I thought about the topic of my very first blog for a while. That is because I would rather not start my blog with an arbitrary status report from cosmology or particle physics or a random toy problem that I find interesting. To make it a more special occasion, I will enthuse over the news we recently heard from the LHC (Large Hadron Collider). If any of this is beyond mere statistical fluctuation, then we are at the dawn of a new phase of fundamental understanding of our Universe. And, I really mean it.
For the expert audience, the upshot is that the ATLAS and CMS experiments at the LHC have seen excess diphoton events in the dataset collected during the second run at 13 TeV. But before I delve into the exciting part, let me take a step back and go through some basics.
A particle accelerator is a device that accelerates subatomic particles such as protons, electrons or their anti-particles to relativistic speeds, i.e., close to the speed of light. This can be achieved in many ways using radio frequency pulses or magnetic field generated by superconductors such as what is being done at the LHC. After the particles are accelerated, they are allowed to collide in particle detectors. Given the large initial phase space of the colliding particles (thanks to the large kinetic energies), a zoo of final states can be produced. Then the particle detectors measure the momenta, energy and charge of the resulting secondaries in order to identify them as well as any other resonances (unstable particles) generated during the interaction.
The idea behind such experiments is then to probe how fundamental particles interact. Thanks to efforts in particle physics in the last century, we have effective theories that explain and predict these interactions at low energies. However we currently do not have a so-called UV complete theory that is valid at arbitrarily large energies. Our most-complete theory is the Standard Model, which can separately explain the electro-weak and strong interactions as well as generation of mass for otherwise massless particles. However it has a list of shortcomings which will be an endless source of material for my future blogs.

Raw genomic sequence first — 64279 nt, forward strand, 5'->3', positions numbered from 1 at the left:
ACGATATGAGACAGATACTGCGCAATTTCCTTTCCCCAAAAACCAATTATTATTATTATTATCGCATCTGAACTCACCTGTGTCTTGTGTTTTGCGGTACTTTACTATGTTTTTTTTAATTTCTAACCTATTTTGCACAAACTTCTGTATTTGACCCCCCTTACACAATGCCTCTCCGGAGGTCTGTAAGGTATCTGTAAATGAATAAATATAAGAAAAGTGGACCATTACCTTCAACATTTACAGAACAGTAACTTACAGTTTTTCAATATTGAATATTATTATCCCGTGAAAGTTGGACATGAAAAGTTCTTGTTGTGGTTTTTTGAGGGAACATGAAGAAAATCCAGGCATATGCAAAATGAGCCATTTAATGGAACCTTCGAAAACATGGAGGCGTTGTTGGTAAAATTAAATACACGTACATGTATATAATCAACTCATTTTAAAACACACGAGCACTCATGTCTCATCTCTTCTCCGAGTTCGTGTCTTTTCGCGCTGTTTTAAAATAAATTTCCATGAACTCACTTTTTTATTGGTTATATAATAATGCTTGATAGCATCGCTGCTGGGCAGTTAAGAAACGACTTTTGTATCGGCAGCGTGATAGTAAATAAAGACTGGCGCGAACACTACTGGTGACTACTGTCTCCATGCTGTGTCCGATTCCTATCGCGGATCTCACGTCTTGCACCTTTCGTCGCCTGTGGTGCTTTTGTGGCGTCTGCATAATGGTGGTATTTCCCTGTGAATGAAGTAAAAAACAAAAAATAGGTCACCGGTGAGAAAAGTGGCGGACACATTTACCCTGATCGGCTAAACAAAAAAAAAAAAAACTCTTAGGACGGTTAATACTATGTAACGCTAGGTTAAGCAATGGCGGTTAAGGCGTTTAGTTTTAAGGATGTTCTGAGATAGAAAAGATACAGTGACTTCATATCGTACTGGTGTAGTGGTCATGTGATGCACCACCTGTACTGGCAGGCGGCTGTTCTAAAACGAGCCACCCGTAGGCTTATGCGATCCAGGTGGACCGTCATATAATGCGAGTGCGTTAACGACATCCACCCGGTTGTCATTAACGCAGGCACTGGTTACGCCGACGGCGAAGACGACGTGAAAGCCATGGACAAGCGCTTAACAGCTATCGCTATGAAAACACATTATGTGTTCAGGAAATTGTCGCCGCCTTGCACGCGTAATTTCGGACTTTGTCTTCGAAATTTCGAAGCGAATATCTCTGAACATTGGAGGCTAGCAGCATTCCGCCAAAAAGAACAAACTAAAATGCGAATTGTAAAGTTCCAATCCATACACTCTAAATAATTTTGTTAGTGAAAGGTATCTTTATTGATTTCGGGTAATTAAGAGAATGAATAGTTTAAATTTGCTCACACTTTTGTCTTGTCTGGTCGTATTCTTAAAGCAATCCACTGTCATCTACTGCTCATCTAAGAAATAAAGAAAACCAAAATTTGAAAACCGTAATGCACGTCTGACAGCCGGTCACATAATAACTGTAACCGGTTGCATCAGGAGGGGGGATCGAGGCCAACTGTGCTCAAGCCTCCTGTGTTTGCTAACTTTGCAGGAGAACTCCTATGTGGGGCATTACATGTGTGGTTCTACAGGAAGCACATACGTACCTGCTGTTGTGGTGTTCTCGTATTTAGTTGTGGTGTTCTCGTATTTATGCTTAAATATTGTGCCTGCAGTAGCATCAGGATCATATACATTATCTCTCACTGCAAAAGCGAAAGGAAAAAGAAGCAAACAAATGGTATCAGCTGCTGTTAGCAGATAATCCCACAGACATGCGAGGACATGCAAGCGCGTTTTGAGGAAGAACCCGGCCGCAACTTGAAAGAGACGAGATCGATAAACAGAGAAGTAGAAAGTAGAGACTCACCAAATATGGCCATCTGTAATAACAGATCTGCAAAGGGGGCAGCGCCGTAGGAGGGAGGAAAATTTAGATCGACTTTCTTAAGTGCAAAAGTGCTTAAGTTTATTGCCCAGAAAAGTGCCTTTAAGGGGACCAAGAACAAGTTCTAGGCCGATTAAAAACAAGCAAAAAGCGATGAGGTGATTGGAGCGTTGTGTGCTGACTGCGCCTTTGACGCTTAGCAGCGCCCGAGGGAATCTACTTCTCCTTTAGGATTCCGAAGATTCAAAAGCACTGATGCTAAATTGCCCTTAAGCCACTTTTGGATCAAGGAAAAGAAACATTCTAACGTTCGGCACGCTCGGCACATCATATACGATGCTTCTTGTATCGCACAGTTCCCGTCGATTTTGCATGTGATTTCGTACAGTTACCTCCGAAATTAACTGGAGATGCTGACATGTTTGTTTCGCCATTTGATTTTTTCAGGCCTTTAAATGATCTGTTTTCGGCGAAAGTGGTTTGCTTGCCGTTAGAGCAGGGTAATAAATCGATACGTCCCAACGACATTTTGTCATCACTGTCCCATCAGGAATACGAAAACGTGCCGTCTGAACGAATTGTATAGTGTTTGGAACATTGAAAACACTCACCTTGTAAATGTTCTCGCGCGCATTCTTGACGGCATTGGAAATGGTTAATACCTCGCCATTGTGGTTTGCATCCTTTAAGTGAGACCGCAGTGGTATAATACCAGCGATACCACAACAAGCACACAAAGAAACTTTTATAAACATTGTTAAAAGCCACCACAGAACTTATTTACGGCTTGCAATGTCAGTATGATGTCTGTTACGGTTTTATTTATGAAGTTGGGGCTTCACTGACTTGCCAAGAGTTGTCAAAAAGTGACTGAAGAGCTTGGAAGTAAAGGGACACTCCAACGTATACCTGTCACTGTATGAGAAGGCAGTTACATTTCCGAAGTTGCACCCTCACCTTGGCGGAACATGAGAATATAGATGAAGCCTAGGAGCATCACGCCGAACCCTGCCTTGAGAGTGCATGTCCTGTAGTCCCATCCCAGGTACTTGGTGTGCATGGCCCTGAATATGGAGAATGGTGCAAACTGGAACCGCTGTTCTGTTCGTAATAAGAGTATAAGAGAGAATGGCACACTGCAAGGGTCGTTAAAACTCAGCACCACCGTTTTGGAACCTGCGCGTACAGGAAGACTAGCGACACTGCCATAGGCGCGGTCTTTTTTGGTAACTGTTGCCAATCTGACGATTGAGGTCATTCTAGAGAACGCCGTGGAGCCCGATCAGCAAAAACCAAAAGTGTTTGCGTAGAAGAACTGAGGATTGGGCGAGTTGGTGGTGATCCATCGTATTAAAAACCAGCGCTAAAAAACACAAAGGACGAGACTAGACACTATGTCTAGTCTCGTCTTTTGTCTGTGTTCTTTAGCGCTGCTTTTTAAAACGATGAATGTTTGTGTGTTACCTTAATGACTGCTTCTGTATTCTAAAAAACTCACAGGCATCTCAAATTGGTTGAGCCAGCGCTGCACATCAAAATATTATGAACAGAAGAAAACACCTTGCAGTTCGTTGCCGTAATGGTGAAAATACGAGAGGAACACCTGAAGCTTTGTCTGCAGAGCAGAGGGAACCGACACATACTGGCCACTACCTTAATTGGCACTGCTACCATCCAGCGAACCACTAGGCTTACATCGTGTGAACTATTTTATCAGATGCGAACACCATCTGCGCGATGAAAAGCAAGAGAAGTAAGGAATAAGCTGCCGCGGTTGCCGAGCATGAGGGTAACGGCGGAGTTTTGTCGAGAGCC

We therefore would like to collide particles at the highest possible energy as an experimental probe of how Nature behaves at this uncharted territory. The cool thing is that people have been waiting for a \(\sim\) TeV scale accelerator for decades. We are the lucky generation that has witnessed the commissioning of this beautiful machine and its first major result, the discovery of the Higgs boson back in 2012.
By the way, TeV is an energy scale where the Standard Model must break. At even higher energies, the Standard Model predicts a quantum mechanical correction to the Higgs mass, which is larger than the mass itself! This requires fine tuning the free parameters of the model and bothers the physicists. For example imagine generating random universes using the Standard Model. Because of the fine tunings, it would be extremely unlikely to get a universe like ours. Reversing the argument, given that we live in this Universe, Standard Model is unlikely to be a good description of our Universe much above the TeV energy scale.
Anyways, back to the 750 GeV diphoton excess. The data analysis that I will discuss is possibly the cleanest experimental channel available to ATLAS and CMS. The idea is to look for only two photons, whose particle identification is relatively easy, as the result of the proton-proton collision. The Standard Model robustly predicts the number of such diphoton events when two protons collide. Therefore any diphoton spectrum, i.e., the number of diphoton events as a function of photon energy, above that predicted by the Standard Model will probably be the subject to a future Nobel prize.
Below, I show the money plot of the ATLAS collaboration from the Moriond Conference summarizing their results. As it is a very busy plot, let us walk through it slowly.
The horizontal axis refers to the invariant mass of the resonance, which then decays to two photons. The vertical axis in the top plot is just the number of events collected per unit mass. The plot just below then gives the residual between the data and the best-fit model. Given the experimental simplicity of the diphoton channel, the background modeling is a simple power law. You can see that there are roughly four adjacent mass bins each showing \(1\sigma-3\sigma\) fluctuations around 750 GeV. This is intriguing, but the real excitement comes with the news that CMS has seen a similar upward fluctuation at the same energy. The combined local significances are in the \(3\sigma-4\sigma\) ballpark, which is far from claiming discovery with the further suppression due to the trials factor. The trials factor comes in because if you stare at a large enough number of random variables, you are almost guaranteed to see any value you wish.
Looking at the history of particle physics, it is slightly discouraging to see that such fluctuations come and go from time to time. Therefore it is likely that the 750 GeV feature does not correspond to a new physical process, but rather is a result of an unlikely random fluctuation of the background. Interestingly in the past few months a huge number of papers have been written on models that try to explain the limited amount of information such as the resonance mass, its width and the fact that the excess was not clearly seen in the first run at 8 TeV. Although this burst of 750 GeV literature could be a type of ambulance chasing, there is always a chance that we are looking at a real signal. In the next two months ATLAS and CMS will update their results. We will then know whether we have been tracing the opening of a new chapter in particle physics or getting too excited about a statistical fluctuation. Fingers crossed!